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Isao Suzaki, Kojiro Hirano, Sawa Arai, Yuki Maruyama, Tomomi Mizuyoshi, Takatoshi Tokudome, Naokazu Fujii, Hitome Kobayashi
(Department of Otorhinolaryngology, School of Medicine, Showa University, Tokyo, Japan)
Am J Case Rep 2020; 21:e923270
Primary ciliary dyskinesia (PCD) is a rare genetic disease associated with abnormalities in the structure and function of cilia. The common clinical presentation of PCD is characterized by otitis media, chronic rhinosinusitis (CRS), chronic bronchitis, and infertility due to impaired ciliary motility. PCD is a complex disease and its diagnosis is complicated. However, there are some clinical features that are strong indicators of PCD, namely situs inversus, chronic otitis media, CRS, and chronic bronchitis with wet cough.
CASE REPORT: A 49-year-old male who had already received 3 operations for refractory CRS presented with nasal discharge, post nasal discharge, and chronic wet cough. Since childhood, he had suffered from otitis media, rhinosinusitis, and bronchitis. He also had a family history of CRS. He was diagnosed as having male infertility at another hospital, but the details were unknown. We performed a fourth surgery and obtained the nasal mucosa for electron microscope analysis during the operation. The transmission electron microscopic findings of the nasal cilia revealed several abnormalities in structure including a central complex defect, microtubular disorganization, and an inner dynein arm defect. Based on these findings and clinical courses, we made the definitive diagnosis of PCD.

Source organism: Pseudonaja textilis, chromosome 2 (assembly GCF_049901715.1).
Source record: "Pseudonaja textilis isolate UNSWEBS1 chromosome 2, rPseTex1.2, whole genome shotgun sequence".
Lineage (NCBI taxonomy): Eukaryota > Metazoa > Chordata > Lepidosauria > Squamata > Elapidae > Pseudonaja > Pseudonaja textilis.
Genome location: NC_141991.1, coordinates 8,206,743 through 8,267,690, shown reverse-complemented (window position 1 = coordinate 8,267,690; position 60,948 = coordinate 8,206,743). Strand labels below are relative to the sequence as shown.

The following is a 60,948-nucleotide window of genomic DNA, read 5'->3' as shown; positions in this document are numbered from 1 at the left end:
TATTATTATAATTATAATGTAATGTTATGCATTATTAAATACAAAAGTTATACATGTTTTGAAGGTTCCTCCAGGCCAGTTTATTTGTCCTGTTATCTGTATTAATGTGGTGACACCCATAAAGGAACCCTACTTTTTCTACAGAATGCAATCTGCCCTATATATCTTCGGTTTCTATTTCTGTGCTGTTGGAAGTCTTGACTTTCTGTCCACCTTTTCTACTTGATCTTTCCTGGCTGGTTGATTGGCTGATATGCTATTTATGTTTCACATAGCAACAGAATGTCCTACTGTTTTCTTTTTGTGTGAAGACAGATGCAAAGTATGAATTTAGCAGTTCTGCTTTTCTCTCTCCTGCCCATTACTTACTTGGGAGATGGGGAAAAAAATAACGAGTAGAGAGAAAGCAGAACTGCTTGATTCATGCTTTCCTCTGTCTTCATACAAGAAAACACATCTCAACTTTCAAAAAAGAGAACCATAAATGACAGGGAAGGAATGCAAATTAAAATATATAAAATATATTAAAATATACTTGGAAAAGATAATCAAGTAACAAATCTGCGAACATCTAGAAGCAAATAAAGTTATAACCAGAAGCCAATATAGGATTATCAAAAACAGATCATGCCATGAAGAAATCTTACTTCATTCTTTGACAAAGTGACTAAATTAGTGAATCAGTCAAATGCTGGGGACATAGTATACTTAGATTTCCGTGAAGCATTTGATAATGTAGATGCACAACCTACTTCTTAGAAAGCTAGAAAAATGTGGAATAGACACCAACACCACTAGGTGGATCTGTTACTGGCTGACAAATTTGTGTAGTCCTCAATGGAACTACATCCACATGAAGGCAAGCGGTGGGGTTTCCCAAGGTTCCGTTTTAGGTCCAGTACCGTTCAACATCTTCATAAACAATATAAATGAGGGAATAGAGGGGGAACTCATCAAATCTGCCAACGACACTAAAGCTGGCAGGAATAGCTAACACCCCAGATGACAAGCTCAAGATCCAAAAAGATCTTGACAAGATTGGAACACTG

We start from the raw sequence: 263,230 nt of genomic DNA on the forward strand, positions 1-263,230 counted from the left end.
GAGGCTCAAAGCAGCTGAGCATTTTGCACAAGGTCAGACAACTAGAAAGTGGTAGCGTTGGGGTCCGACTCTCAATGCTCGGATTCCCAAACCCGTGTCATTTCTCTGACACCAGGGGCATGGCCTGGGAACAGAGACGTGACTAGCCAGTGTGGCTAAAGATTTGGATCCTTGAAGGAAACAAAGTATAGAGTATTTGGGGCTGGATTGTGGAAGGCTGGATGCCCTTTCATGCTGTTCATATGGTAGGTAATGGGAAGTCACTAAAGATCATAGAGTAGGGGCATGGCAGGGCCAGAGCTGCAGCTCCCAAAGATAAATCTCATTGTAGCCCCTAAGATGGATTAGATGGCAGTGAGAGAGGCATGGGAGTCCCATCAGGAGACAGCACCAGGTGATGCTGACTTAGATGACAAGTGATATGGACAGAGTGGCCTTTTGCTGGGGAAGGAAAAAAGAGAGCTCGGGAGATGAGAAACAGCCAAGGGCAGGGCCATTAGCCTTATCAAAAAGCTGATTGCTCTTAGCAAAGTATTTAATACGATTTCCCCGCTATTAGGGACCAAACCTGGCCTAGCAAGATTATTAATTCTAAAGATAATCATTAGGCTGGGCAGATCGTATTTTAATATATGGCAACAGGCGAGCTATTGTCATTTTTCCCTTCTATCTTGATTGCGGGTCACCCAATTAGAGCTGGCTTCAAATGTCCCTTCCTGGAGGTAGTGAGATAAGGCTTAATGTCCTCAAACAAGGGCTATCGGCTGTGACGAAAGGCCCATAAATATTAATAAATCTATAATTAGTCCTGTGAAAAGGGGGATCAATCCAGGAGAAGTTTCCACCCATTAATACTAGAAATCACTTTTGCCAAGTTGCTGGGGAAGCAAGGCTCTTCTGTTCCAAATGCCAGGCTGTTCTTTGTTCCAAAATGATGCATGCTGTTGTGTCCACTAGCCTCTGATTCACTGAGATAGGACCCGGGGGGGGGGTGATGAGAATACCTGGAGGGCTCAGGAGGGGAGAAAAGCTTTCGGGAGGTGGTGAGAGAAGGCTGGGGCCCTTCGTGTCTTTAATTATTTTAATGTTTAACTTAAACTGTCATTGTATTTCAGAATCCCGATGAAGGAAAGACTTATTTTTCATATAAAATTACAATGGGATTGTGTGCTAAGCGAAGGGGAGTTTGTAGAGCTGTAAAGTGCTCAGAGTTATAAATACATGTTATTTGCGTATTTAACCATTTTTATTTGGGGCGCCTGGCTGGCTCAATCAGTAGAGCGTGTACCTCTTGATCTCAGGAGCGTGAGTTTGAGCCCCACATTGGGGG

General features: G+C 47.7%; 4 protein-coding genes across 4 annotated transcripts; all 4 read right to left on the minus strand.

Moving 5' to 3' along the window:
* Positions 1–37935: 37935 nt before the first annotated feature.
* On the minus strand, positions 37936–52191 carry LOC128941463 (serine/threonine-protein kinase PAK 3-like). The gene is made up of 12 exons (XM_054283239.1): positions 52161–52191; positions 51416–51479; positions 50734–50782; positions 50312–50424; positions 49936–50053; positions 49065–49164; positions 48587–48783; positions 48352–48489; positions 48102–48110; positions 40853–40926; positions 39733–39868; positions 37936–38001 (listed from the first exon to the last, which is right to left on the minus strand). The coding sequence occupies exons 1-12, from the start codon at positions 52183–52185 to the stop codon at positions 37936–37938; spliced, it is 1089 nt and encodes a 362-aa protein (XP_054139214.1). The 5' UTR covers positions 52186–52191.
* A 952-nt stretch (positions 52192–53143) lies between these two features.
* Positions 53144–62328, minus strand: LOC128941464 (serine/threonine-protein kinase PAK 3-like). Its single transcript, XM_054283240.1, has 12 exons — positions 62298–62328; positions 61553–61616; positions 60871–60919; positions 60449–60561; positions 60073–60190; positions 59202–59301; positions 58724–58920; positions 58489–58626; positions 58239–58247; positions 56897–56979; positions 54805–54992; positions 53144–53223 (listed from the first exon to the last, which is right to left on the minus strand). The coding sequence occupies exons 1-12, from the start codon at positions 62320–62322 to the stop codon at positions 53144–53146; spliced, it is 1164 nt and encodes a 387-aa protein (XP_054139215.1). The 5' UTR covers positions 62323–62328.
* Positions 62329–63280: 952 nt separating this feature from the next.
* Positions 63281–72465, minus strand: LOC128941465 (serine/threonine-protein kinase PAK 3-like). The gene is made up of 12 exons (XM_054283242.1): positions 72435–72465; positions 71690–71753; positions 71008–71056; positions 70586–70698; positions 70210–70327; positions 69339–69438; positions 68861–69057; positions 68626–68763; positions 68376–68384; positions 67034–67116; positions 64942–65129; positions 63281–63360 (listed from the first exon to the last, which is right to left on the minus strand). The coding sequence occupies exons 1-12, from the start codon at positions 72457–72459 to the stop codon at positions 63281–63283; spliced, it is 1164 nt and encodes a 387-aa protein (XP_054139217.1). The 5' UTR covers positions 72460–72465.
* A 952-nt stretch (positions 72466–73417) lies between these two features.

CONCLUSIONS: When faced with refractory CRS cases with characteristic clinical symptoms that are associated with otitis media, chronic bronchitis, and infertility, clinicians should consider the possibility of PCD.
Keywords: Kartagener Syndrome, Macrolides, Microscopy, Electron, Scanning, Sinusitis